While we are constantly monitoring the skies, and have a pretty good idea of the existence of a wide variety of space rocks that are incoming, as well as dates in mind of when they’ll be close enough to tango with the Earth, that’s not to say that we can see everything or that we're aware of every one that exists.
In fact, a very recent encounter with an asteroid known as 2017 AG13 holds this fact very truthful. Astronomers reportedly had no idea that this space rock was headed towards Earth until just days before it whizzed past our planet at approximately 10 miles per second just the morning of last Monday.
Astronomers say that it came within approximately half of the distance between the Earth and the Moon (or about 126,461 miles) when it arrived and was following an elliptical orbit around the Sun when it came within its close proximity. Fortunately, that’s not close enough to slam into the planet; it was a close call, but we narrowly escaped being slammed by it for now. The same may not be able to be said for the future, however.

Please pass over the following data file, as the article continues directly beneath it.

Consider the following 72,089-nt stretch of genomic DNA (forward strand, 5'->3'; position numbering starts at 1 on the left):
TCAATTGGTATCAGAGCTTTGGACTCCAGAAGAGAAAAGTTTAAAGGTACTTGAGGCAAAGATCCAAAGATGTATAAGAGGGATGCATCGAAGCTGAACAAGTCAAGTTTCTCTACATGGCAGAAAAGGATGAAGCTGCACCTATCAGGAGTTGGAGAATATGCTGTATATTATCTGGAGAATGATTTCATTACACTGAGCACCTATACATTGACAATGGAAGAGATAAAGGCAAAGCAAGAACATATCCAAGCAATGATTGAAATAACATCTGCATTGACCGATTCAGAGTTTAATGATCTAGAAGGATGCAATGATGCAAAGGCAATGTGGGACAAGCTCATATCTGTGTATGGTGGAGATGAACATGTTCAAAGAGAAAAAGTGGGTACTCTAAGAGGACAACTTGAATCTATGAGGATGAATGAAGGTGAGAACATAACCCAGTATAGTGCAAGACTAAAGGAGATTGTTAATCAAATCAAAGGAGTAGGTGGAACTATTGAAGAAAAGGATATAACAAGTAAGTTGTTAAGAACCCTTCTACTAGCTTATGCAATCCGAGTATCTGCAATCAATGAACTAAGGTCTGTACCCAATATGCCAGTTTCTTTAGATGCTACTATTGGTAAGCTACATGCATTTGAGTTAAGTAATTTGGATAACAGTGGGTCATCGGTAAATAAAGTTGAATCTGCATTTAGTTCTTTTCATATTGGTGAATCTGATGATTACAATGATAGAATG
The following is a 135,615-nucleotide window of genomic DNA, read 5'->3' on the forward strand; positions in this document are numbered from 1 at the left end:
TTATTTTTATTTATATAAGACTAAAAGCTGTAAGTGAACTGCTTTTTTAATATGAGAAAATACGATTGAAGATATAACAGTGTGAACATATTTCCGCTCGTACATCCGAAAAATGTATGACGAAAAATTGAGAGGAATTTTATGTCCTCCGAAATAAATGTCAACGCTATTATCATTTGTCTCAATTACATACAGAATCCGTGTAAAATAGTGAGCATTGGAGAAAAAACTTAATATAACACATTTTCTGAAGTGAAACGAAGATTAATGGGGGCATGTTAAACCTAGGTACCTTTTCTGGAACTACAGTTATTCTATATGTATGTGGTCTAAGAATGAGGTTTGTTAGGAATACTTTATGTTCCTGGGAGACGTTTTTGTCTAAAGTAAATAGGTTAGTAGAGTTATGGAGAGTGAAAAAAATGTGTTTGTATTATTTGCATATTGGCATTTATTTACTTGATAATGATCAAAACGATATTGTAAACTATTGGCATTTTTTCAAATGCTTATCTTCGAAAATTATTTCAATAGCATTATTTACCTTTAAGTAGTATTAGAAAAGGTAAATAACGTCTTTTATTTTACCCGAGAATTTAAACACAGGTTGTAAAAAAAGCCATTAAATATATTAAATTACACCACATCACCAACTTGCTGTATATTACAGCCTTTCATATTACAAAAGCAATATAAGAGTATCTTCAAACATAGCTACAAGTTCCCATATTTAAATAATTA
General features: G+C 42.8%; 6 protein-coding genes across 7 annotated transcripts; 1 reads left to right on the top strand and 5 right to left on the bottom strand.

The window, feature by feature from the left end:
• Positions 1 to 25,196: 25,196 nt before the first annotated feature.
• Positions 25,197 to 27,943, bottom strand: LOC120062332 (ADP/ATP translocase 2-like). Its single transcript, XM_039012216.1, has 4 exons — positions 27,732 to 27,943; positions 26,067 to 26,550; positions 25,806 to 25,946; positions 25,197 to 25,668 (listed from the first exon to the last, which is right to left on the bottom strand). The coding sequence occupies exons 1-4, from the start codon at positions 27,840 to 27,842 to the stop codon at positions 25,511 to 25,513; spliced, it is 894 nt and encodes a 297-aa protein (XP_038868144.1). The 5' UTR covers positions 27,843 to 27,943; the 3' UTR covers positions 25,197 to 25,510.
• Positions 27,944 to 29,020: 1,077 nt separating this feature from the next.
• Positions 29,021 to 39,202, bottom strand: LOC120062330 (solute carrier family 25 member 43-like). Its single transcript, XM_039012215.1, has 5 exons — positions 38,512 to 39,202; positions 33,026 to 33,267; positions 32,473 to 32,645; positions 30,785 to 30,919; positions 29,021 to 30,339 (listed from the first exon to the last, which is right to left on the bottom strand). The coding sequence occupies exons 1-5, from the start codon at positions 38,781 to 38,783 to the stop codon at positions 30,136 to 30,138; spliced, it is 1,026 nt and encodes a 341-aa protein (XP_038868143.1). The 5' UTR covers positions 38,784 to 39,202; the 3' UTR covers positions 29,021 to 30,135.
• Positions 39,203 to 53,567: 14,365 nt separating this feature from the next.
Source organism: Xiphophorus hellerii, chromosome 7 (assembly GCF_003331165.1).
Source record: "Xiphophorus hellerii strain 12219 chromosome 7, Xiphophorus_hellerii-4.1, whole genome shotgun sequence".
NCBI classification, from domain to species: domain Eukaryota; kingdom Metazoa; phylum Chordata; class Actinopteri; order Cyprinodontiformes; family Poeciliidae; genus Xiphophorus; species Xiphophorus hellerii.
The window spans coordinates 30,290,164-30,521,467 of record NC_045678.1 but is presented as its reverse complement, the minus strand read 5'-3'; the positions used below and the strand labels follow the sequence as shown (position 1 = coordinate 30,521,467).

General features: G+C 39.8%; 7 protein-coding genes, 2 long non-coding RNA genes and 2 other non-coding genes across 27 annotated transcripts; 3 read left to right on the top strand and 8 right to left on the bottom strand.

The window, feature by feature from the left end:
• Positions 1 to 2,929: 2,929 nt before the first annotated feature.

We caught newly discovered asteroid 2017 AG13 as it made an extremely close approach to Earth this morning. It was closer than the Moon! pic.twitter.com/uKjWzGXmMA— Slooh (@Slooh) January 9, 2017
The rock itself, which was estimated to be anywhere between 36-111 feet wide, had the potential to cause some damage, and opens our eyes to all the potential the dangers that exist out there that we can’t or haven’t even spotted yet.
Fortunately, such-sized space rocks aren’t large enough to cause tremendous terror to our planet’s life. Instead, it likely would have just barely pierced our Earth’s magnificent atmosphere, creating a loud rumble in the skies similarly to that of the event that took place over Chelyabinsk, Russia in 2013. The energy from the event was so powerful that it shattered local building windows.
While asteroids aren’t particularly uncommon in our Solar System, especially at these sizes, what is uncommon is just how closely it managed to get to the Earth without being detected by modern-day space equipment. This is a real concern for astronomers who are always looking out for these sorts of threats.
NASA and other space experts are devising planet defense plans to help save our planet from possible future collisions, and while most plans are still infantile at this point in time, a good place to start is having a better idea of what’s coming for us, no matter what direction it could be coming from. Unfortunately, such a task isn’t easy to keep up with, as space is vast and mysterious.